Along with Roem’s groundbreaking win, Virginia elected Hala Ayala as the state’s first Latina to the House of Delegates. She was quickly joined by Elizabeth Guzman, who flipped her district from GOP to Dem, and Kathy Tran, a Vietnamese refugee. In a statement, Ayala said she was looking forward to continuing her work for fair and equal representation in the House.
Virginia also elected the state’s second Black lieutenant governor since the Civil War, Justin Fairfax. During the campaign, his opponent accused him of not being able to “talk intelligently” on matters of state, which drew the of ire of many supporters — Fairfax is a former federal prosecutor and white-collar defense attorney for the state.
In other LGBTQ+ candidate victories, Lisa Middleton won a seat in Palm Springs City Council, making her the first openly transgender non-judicial elected official in California. She has lived in California for her entire life, and worked at various government and non-governmental organizations for over 30 years.
Over in Philadelphia, the city elected Larry Krasner, an ultra-progressive DA who has sued the police department 75 times, and was nicknamed the “Black Lives Matter” candidate. In the past, Krasner has joked that his super left-wing ideals made him “unelectable,” but his determination to end mass incarceration means his focus isn’t just on the judicial system, but on everything that could shape laws in the future.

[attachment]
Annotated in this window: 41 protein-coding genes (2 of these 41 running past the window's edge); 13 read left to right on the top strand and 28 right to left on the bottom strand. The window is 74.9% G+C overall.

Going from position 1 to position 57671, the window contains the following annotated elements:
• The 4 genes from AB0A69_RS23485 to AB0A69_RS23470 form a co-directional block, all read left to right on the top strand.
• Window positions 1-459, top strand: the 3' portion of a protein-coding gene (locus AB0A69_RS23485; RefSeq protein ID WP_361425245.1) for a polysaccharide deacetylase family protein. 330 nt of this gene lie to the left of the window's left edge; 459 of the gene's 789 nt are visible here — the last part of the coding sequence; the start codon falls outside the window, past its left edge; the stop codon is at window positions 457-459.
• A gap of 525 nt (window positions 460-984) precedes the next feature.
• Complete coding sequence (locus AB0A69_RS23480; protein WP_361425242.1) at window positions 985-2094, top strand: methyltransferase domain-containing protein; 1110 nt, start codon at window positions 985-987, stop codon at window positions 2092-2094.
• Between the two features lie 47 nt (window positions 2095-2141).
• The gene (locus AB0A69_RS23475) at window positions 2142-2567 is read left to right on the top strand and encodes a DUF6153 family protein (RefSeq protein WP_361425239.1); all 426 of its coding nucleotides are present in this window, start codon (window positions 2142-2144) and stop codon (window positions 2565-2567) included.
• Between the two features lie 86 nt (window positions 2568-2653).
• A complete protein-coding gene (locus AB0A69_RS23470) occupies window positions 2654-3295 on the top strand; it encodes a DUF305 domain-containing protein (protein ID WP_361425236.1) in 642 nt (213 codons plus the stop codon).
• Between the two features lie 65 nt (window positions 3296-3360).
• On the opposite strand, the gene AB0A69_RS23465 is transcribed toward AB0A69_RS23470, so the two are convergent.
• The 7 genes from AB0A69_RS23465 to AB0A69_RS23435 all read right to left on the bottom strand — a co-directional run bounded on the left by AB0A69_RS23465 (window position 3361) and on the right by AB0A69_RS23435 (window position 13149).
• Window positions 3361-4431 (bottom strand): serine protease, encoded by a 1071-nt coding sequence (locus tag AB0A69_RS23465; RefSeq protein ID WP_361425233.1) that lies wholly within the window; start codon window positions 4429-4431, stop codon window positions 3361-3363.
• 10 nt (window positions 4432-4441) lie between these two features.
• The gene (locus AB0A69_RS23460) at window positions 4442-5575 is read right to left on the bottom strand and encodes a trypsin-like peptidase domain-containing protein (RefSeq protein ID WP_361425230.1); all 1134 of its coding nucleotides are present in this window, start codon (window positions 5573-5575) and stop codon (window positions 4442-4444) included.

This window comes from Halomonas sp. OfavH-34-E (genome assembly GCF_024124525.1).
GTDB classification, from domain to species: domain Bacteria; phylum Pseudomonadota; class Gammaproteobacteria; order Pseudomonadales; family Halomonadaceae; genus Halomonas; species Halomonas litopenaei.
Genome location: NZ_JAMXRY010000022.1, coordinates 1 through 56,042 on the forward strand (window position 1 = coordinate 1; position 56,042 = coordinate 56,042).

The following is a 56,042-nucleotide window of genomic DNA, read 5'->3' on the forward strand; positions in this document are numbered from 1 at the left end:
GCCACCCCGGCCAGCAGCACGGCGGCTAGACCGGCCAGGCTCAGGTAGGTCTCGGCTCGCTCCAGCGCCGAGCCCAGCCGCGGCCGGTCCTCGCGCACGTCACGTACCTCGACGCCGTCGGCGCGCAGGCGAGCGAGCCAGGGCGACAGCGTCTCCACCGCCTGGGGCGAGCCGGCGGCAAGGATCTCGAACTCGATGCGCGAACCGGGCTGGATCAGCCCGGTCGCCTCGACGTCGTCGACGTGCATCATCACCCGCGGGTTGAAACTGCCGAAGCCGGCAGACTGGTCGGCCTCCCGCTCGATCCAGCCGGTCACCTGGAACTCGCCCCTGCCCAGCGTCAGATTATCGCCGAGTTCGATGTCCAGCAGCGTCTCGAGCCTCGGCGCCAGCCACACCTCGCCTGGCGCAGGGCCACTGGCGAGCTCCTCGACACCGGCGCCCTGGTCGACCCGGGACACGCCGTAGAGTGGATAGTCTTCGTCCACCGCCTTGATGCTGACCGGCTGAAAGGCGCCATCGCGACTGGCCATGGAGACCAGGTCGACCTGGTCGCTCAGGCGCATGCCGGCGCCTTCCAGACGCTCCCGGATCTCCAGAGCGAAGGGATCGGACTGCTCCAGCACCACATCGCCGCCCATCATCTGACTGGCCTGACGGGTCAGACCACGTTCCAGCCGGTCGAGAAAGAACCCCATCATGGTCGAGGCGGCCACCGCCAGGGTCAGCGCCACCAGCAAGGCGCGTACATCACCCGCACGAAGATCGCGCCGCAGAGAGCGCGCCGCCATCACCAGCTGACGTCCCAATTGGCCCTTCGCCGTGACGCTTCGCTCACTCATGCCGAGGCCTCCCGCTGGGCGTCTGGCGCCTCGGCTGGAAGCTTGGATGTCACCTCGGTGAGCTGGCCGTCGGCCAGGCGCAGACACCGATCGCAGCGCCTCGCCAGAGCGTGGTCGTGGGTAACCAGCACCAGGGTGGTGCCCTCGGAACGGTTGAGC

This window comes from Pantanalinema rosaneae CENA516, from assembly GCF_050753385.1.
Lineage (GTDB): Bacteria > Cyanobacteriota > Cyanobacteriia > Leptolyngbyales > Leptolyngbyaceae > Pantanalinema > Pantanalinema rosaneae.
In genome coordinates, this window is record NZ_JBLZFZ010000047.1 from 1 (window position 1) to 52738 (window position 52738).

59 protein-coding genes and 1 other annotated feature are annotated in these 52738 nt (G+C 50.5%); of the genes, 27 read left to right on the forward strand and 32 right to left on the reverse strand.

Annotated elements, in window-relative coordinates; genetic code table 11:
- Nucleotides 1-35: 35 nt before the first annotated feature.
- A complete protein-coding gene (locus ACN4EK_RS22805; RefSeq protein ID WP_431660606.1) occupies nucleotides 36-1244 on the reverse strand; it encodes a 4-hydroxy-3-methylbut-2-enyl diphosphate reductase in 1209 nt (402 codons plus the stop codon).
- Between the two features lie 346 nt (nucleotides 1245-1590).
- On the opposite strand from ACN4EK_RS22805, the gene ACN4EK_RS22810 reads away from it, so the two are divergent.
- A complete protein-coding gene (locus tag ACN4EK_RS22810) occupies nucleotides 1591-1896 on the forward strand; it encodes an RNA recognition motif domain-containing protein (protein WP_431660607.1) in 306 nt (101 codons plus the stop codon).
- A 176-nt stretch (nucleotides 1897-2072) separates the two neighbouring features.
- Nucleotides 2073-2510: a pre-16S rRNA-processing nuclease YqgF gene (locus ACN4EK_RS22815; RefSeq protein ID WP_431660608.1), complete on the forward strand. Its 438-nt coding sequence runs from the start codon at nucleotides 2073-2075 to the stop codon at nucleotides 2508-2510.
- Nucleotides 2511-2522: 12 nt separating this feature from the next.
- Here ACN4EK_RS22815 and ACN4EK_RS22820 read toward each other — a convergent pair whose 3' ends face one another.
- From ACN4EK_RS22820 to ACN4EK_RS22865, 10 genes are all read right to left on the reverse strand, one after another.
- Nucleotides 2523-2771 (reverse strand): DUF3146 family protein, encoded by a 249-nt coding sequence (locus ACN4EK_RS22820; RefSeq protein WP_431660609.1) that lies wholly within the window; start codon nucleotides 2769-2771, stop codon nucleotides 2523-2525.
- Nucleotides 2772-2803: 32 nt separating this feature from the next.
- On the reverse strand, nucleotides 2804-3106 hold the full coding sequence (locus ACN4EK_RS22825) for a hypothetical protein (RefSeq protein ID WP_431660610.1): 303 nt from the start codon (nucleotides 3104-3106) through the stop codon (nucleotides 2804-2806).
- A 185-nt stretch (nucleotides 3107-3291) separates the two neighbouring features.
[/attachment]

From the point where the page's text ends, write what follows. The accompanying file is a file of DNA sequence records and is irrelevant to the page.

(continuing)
Krasner’s goals include less jail time for first-time drug offenders, and other justice system reforms including the elimination of cash bail requests for nonviolent offenders and nixing the possibility of pursuing the death penalty.
Like Virginia, New Jersey is also celebrating the state’s first Black woman lieutenant governor in Sheila Oliver. With more than 12 years working at the state level, Oliver said during the campaign, “I certainly have relationships with 119 members of the state Legislature. And to run an effective government and to get things done, you need to cooperate in the state Senate, the general assembly and the executive branch.”
Over in Iowa, Mazahir Salih is the first ever Sudanese woman to be elected to any public office outside of her home country. A former community organizer, Salih said she would like to work with the Iowa City Council at-large to improve Sunday service for those who rely on public transit to get to and from work — something the city’s working class has been lacking.
“I think low-wage workers, they need transportation on Sunday, after hours like second shift,” Salih, told theIowa Gazette. “While I talk to people in this community, some people have great ideas but they cannot participate in, like, City Council meetings, school board meetings because transportation ends early in some parts of the city.”
While some GOP candidates have been called out for racist campaign tactics against their opponents of color, the more division they promoted, the more handily it appears they were defeated. With huge wins for Arab Americans, LGBTQ+ candidates, and people of color, Tuesday’s elections have inspired hope about the outcomes of the 2018 federal midterms.
Though news outlets have predicted that the Republican party will retain power during next year’s election, the 2017 results show that the very people most negatively affected by changes brought about by the Trump administration are the same voters coming out in droves to stand up and speak out for equality.
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(Featured photo via Facebook)